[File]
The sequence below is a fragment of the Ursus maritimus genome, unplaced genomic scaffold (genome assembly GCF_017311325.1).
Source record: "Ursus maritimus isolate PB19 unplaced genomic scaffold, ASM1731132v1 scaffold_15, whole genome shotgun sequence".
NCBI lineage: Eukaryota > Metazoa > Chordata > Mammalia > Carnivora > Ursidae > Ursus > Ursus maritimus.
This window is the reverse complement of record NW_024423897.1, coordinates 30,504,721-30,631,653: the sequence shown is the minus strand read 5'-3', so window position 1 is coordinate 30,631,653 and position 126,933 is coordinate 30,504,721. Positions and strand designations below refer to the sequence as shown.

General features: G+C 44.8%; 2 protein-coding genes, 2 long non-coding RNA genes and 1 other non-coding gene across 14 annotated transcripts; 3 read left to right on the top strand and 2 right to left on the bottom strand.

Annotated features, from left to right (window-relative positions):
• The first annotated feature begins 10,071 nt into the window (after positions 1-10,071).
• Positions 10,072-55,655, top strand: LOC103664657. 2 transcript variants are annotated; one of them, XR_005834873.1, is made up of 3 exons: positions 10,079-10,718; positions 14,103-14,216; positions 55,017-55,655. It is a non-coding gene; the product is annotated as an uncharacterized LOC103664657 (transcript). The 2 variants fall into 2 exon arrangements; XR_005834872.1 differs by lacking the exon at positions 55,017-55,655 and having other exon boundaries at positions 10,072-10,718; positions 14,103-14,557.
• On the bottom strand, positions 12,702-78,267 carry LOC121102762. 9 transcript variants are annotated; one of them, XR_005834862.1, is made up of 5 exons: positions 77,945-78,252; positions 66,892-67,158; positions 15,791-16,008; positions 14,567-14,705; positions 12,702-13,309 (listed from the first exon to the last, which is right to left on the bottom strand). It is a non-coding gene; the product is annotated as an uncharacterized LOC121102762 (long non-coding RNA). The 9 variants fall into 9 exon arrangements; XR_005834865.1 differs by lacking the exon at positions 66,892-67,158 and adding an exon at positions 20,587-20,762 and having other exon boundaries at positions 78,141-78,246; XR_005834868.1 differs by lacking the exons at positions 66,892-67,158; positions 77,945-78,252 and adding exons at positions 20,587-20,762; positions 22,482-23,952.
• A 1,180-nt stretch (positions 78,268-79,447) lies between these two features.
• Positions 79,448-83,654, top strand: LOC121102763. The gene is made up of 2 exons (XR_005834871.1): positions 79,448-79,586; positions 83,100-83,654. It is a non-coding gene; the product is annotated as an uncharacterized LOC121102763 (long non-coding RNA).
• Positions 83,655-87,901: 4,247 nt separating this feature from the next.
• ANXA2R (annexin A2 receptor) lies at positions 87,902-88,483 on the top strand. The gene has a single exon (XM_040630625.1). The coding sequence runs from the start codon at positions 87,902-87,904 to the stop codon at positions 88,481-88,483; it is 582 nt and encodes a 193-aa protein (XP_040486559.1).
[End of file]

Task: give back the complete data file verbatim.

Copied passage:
The sequence below is a fragment of the Ursus maritimus genome, unplaced genomic scaffold (genome assembly GCF_017311325.1).
Source record: "Ursus maritimus isolate PB19 unplaced genomic scaffold, ASM1731132v1 scaffold_15, whole genome shotgun sequence".
NCBI lineage: Eukaryota > Metazoa > Chordata > Mammalia > Carnivora > Ursidae > Ursus > Ursus maritimus.
This window is the reverse complement of record NW_024423897.1, coordinates 30,504,721-30,631,653: the sequence shown is the minus strand read 5'-3', so window position 1 is coordinate 30,631,653 and position 126,933 is coordinate 30,504,721. Positions and strand designations below refer to the sequence as shown.

General features: G+C 44.8%; 2 protein-coding genes, 2 long non-coding RNA genes and 1 other non-coding gene across 14 annotated transcripts; 3 read left to right on the top strand and 2 right to left on the bottom strand.

Annotated features, from left to right (window-relative positions):
• The first annotated feature begins 10,071 nt into the window (after positions 1-10,071).
• Positions 10,072-55,655, top strand: LOC103664657. 2 transcript variants are annotated; one of them, XR_005834873.1, is made up of 3 exons: positions 10,079-10,718; positions 14,103-14,216; positions 55,017-55,655. It is a non-coding gene; the product is annotated as an uncharacterized LOC103664657 (transcript). The 2 variants fall into 2 exon arrangements; XR_005834872.1 differs by lacking the exon at positions 55,017-55,655 and having other exon boundaries at positions 10,072-10,718; positions 14,103-14,557.
• On the bottom strand, positions 12,702-78,267 carry LOC121102762. 9 transcript variants are annotated; one of them, XR_005834862.1, is made up of 5 exons: positions 77,945-78,252; positions 66,892-67,158; positions 15,791-16,008; positions 14,567-14,705; positions 12,702-13,309 (listed from the first exon to the last, which is right to left on the bottom strand). It is a non-coding gene; the product is annotated as an uncharacterized LOC121102762 (long non-coding RNA). The 9 variants fall into 9 exon arrangements; XR_005834865.1 differs by lacking the exon at positions 66,892-67,158 and adding an exon at positions 20,587-20,762 and having other exon boundaries at positions 78,141-78,246; XR_005834868.1 differs by lacking the exons at positions 66,892-67,158; positions 77,945-78,252 and adding exons at positions 20,587-20,762; positions 22,482-23,952.
• A 1,180-nt stretch (positions 78,268-79,447) lies between these two features.
• Positions 79,448-83,654, top strand: LOC121102763. The gene is made up of 2 exons (XR_005834871.1): positions 79,448-79,586; positions 83,100-83,654. It is a non-coding gene; the product is annotated as an uncharacterized LOC121102763 (long non-coding RNA).
• Positions 83,655-87,901: 4,247 nt separating this feature from the next.
• ANXA2R (annexin A2 receptor) lies at positions 87,902-88,483 on the top strand. The gene has a single exon (XM_040630625.1). The coding sequence runs from the start codon at positions 87,902-87,904 to the stop codon at positions 88,481-88,483; it is 582 nt and encodes a 193-aa protein (XP_040486559.1).